Trophic species

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Species are grouped trophically on the left, however distinctions such as herbivore and predator are merely the simplest definitions.

Trophic species are a scientific grouping of organisms according to their shared trophic (feeding) positions in a food web or food chain. Trophic species have identical prey and a shared set of predators in the food web. This means that members of a trophic species share many of the same kinds of ecological functions.[1][2] The idea of trophic species was first devised by Joel Cohen and Frederick Briand in 1984 to redefine assessment of the ratio of predators to prey within a food web.[3] The category may include species of plant, animal, a combination of plant and animal, and biological stages of an organism. The reassessment grouped similar species according to habit rather than genetics. This resulted in a ratio of predator to prey in food webs is generally 1:1.[4] By assigning groups in a trophic manner, relationships are linear in scale. This allows for predicting the proportion of different trophic links in a community food web.[5]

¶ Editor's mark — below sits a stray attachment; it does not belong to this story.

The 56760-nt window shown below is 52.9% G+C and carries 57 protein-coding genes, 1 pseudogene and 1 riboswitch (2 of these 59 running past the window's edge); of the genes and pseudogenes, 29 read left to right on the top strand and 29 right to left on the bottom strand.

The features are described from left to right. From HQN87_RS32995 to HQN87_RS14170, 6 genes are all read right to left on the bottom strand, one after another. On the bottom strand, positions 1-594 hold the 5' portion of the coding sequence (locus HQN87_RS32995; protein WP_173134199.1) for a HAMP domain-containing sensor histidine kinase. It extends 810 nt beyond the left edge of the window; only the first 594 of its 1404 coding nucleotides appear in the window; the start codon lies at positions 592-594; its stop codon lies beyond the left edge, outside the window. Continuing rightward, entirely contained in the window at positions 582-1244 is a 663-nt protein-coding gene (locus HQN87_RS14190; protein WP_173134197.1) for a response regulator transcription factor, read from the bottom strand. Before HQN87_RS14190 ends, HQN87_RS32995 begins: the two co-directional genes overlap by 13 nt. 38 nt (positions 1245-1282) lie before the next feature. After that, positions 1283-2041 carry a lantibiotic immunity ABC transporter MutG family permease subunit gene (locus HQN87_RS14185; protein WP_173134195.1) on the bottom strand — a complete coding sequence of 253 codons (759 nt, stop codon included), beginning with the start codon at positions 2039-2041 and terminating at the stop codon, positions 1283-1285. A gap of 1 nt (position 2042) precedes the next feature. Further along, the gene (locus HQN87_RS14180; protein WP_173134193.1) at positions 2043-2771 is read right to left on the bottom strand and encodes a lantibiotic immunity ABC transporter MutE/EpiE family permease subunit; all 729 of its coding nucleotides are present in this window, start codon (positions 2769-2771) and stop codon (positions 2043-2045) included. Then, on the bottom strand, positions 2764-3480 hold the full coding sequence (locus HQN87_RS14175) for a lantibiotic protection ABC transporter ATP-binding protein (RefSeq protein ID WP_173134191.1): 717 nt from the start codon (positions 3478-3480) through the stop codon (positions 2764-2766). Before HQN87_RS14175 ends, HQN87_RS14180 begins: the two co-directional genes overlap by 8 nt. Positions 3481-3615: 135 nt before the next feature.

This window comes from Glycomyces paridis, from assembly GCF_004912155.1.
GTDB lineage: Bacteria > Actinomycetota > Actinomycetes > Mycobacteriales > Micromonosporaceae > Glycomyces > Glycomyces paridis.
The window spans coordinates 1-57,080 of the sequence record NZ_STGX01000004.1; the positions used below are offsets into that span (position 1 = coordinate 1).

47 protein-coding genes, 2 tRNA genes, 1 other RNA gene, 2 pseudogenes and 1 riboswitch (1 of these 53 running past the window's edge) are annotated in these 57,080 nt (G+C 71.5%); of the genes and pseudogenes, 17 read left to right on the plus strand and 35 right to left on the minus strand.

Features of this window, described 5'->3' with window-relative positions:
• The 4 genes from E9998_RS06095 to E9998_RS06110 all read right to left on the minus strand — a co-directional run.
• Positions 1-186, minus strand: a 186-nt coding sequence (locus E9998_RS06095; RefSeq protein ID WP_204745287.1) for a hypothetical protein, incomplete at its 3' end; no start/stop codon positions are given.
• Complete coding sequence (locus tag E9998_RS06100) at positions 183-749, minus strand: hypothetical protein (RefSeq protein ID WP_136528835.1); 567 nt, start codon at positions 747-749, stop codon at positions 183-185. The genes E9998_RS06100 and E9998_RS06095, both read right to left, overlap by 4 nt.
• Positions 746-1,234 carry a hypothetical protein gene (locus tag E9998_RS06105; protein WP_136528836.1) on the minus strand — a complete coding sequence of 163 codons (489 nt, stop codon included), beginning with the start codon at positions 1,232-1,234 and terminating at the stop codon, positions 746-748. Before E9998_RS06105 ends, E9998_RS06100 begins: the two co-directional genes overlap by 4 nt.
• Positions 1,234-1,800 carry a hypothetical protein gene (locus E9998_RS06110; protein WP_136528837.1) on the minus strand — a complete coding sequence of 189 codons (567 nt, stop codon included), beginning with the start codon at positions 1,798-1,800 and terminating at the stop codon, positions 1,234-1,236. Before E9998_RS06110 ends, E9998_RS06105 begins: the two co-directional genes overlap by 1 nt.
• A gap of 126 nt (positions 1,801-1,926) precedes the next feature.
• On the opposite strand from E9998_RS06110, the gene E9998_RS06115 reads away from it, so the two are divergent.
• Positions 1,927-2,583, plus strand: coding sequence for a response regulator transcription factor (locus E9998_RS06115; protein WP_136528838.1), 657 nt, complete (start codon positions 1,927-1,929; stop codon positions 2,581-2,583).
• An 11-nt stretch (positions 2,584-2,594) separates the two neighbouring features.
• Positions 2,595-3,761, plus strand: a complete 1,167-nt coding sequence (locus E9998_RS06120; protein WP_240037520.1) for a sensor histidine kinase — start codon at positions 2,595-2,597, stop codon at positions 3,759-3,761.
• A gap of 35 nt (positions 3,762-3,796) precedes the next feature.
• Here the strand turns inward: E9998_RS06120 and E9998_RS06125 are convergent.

References[edit]

  1. ^ Dunne, J. A.; Williams, R. J.; Martinez, N. D. (2002). "Food-web structure and network theory: The role of connectance and size". Proceedings of the National Academy of Sciences. 99 (20): 12917–12922. Bibcode:2002PNAS...9912917D. doi:10.1073/pnas.192407699. PMC 130560. PMID 12235364.
  2. ^ Pimm, S. L.; Lawton, J. H.; Cohen, J. E. (1991). "Food web patterns and their consequences" (PDF). Nature. 350 (6320): 669–674. Bibcode:1991Natur.350..669P. doi:10.1038/350669a0.
  3. ^ Cohen, J. E.; Briand, F. (1984-07-01). "Trophic links of community food webs". Proceedings of the National Academy of Sciences of the United States of America. 81 (13): 4105–4109. Bibcode:1984PNAS...81.4105C. doi:10.1073/pnas.81.13.4105. ISSN 0027-8424. PMC 345377. PMID 6588381.
  4. ^ Cohen, Joel; Briand, Frederick; Newman, Charles (1990). Community Food Webs. Springer Verlag, Berlin Heidelberg. p. 3. ISBN 3642837840. Briand and I devised and automated lumping procedure that puts together those biological species or other biological units of a web that eat the same kinds of prey and have the same kinds of predator
  5. ^ Cohen, J. E.; Briand, F. (1984-07-01). "Trophic links of community food webs". Proceedings of the National Academy of Sciences. 81 (13): 4105–4109. Bibcode:1984PNAS...81.4105C. doi:10.1073/pnas.81.13.4105. ISSN 0027-8424. PMC 345377. PMID 6588381.